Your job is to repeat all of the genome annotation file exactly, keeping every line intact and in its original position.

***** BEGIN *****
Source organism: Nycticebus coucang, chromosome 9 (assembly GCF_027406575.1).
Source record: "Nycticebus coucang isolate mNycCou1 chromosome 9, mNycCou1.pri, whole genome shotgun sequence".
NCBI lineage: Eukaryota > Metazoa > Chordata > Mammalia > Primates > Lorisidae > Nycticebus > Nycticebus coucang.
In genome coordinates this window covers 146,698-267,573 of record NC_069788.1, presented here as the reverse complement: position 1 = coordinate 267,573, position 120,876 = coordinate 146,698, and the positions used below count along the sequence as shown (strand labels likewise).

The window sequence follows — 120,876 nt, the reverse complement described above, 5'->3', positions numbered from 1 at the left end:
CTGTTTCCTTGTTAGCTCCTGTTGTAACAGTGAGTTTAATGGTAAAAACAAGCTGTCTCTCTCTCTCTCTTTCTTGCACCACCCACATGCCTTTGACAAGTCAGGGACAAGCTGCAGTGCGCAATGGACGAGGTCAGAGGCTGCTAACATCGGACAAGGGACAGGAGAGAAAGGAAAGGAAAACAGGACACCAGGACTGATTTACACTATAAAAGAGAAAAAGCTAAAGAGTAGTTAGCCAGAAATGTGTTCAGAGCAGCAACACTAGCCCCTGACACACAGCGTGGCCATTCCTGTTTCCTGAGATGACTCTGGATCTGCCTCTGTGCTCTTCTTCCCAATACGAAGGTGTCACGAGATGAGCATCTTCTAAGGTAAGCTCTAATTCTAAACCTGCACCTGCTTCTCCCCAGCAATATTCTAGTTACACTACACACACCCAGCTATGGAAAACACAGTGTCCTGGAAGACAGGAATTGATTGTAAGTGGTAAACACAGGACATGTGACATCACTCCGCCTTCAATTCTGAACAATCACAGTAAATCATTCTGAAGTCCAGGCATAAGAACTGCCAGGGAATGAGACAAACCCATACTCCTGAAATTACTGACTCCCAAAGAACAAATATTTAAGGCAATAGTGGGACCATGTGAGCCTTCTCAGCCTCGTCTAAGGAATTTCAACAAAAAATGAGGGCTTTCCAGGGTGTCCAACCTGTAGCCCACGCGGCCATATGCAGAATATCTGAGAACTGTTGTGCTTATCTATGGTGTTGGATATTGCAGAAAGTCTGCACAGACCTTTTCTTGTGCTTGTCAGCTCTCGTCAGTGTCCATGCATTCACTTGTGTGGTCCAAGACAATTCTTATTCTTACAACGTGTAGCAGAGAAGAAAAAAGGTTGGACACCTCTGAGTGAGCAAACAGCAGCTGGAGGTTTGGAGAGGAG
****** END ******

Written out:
Source organism: Nycticebus coucang, chromosome 9 (assembly GCF_027406575.1).
Source record: "Nycticebus coucang isolate mNycCou1 chromosome 9, mNycCou1.pri, whole genome shotgun sequence".
NCBI lineage: Eukaryota > Metazoa > Chordata > Mammalia > Primates > Lorisidae > Nycticebus > Nycticebus coucang.
In genome coordinates this window covers 146,698-267,573 of record NC_069788.1, presented here as the reverse complement: position 1 = coordinate 267,573, position 120,876 = coordinate 146,698, and the positions used below count along the sequence as shown (strand labels likewise).

The window sequence follows — 120,876 nt, the reverse complement described above, 5'->3', positions numbered from 1 at the left end:
CTGTTTCCTTGTTAGCTCCTGTTGTAACAGTGAGTTTAATGGTAAAAACAAGCTGTCTCTCTCTCTCTCTTTCTTGCACCACCCACATGCCTTTGACAAGTCAGGGACAAGCTGCAGTGCGCAATGGACGAGGTCAGAGGCTGCTAACATCGGACAAGGGACAGGAGAGAAAGGAAAGGAAAACAGGACACCAGGACTGATTTACACTATAAAAGAGAAAAAGCTAAAGAGTAGTTAGCCAGAAATGTGTTCAGAGCAGCAACACTAGCCCCTGACACACAGCGTGGCCATTCCTGTTTCCTGAGATGACTCTGGATCTGCCTCTGTGCTCTTCTTCCCAATACGAAGGTGTCACGAGATGAGCATCTTCTAAGGTAAGCTCTAATTCTAAACCTGCACCTGCTTCTCCCCAGCAATATTCTAGTTACACTACACACACCCAGCTATGGAAAACACAGTGTCCTGGAAGACAGGAATTGATTGTAAGTGGTAAACACAGGACATGTGACATCACTCCGCCTTCAATTCTGAACAATCACAGTAAATCATTCTGAAGTCCAGGCATAAGAACTGCCAGGGAATGAGACAAACCCATACTCCTGAAATTACTGACTCCCAAAGAACAAATATTTAAGGCAATAGTGGGACCATGTGAGCCTTCTCAGCCTCGTCTAAGGAATTTCAACAAAAAATGAGGGCTTTCCAGGGTGTCCAACCTGTAGCCCACGCGGCCATATGCAGAATATCTGAGAACTGTTGTGCTTATCTATGGTGTTGGATATTGCAGAAAGTCTGCACAGACCTTTTCTTGTGCTTGTCAGCTCTCGTCAGTGTCCATGCATTCACTTGTGTGGTCCAAGACAATTCTTATTCTTACAACGTGTAGCAGAGAAGAAAAAAGGTTGGACACCTCTGAGTGAGCAAACAGCAGCTGGAGGTTTGGAGAGGAG